|"Only dull people are brilliant at breakfast"
|"The liberal soul shall be made fat, and he that watereth, shall be watered also himself."
-- Proverbs 11:25
Over 5 1/2 years, Republican and Democratic lawmakers accepted nearly $50 million in trips, often to resorts and exclusive locales, from corporations and groups seeking legislative favors, according to the most comprehensive study to date on the subject of congressional travel.
From January 2000 through June 2005, House and Senate members and their aides were away from Washington for more than 81,000 days -- a combined 222 years -- on at least 23,000 trips, according to the report, issued yesterday by the nonpartisan Center for Public Integrity. About 2,300 of the trips cost $5,000 or more, at least 500 cost $10,000 or more, and 16 cost $25,000 or more.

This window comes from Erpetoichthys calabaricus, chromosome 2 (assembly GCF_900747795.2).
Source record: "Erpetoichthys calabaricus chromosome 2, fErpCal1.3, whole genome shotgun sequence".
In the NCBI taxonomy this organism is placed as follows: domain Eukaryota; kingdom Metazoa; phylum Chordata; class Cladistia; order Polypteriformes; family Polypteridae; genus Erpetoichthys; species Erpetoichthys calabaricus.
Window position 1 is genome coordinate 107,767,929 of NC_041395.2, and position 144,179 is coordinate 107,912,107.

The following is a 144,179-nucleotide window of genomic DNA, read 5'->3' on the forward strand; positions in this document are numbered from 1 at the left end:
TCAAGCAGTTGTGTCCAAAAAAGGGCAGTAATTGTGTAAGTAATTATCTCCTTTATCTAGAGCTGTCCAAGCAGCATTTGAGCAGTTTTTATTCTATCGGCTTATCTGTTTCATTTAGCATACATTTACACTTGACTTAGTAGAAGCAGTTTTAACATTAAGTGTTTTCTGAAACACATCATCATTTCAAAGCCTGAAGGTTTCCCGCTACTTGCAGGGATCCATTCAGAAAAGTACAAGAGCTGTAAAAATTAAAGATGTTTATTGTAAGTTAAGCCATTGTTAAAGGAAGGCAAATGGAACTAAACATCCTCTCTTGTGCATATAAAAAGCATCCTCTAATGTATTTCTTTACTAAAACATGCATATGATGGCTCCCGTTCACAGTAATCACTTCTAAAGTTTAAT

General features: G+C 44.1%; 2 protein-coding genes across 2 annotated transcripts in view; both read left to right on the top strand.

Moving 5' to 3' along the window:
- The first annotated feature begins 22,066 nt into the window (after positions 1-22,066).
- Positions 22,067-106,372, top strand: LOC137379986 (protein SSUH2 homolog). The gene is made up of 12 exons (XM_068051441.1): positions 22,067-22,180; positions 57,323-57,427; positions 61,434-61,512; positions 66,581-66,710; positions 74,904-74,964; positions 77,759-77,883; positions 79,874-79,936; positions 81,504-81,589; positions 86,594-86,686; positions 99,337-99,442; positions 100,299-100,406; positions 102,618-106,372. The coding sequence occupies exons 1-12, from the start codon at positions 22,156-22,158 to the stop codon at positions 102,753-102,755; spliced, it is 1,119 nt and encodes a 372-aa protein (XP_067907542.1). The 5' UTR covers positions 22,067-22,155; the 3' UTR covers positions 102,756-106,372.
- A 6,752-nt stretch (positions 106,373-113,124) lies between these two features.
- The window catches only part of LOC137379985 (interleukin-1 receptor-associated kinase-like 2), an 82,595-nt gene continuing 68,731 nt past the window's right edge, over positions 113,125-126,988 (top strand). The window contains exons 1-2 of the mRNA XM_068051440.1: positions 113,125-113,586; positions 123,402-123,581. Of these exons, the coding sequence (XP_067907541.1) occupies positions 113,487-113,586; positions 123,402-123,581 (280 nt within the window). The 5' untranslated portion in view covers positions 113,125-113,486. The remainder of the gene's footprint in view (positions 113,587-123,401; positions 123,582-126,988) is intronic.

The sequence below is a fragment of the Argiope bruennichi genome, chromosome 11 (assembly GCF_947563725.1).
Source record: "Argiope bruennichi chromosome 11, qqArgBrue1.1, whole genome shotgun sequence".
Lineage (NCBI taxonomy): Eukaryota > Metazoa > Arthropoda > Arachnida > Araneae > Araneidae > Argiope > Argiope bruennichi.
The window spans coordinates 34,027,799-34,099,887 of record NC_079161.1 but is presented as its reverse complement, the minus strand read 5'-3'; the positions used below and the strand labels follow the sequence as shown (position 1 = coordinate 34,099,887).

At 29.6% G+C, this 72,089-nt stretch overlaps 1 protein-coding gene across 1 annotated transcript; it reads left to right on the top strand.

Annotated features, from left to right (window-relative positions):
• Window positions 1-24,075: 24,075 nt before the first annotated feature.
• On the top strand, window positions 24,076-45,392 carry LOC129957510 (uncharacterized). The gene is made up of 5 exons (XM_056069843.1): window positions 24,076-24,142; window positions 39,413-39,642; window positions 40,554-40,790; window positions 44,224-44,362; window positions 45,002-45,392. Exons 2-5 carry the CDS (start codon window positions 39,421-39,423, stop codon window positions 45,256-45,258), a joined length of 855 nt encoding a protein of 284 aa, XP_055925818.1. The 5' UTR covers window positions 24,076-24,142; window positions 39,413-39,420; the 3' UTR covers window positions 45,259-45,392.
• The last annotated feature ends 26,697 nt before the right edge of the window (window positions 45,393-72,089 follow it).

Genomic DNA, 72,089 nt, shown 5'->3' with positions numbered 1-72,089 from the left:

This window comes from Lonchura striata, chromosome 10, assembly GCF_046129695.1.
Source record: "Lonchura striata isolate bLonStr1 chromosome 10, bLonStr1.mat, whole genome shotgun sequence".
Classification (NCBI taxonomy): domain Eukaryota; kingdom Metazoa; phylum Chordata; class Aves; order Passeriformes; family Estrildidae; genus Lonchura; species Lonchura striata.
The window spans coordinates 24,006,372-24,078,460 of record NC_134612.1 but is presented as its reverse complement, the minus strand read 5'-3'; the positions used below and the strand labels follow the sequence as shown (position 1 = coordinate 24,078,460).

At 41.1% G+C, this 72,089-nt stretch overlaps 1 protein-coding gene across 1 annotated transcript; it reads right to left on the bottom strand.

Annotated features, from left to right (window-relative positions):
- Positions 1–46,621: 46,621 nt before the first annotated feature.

"While some of these trips might qualify as legitimate fact-finding missions," the study said, "the purpose of others is less clear." In addition, the lawmakers' financial reports that disclose the details of the trips are routinely riddled with mistakes and omissions.
House Speaker J. Dennis Hastert (R-Ill.) proposed banning such travel [too his credit] soon after Abramoff's plea. But lawmakers of both parties and in both chambers of Congress quickly resisted imposing significant new restrictions on the trips, which are a much-prized perk of office. Rep. John A. Boehner (R-Ohio) won election to the post of House majority leader this year by running on a platform that included opposing the travel ban.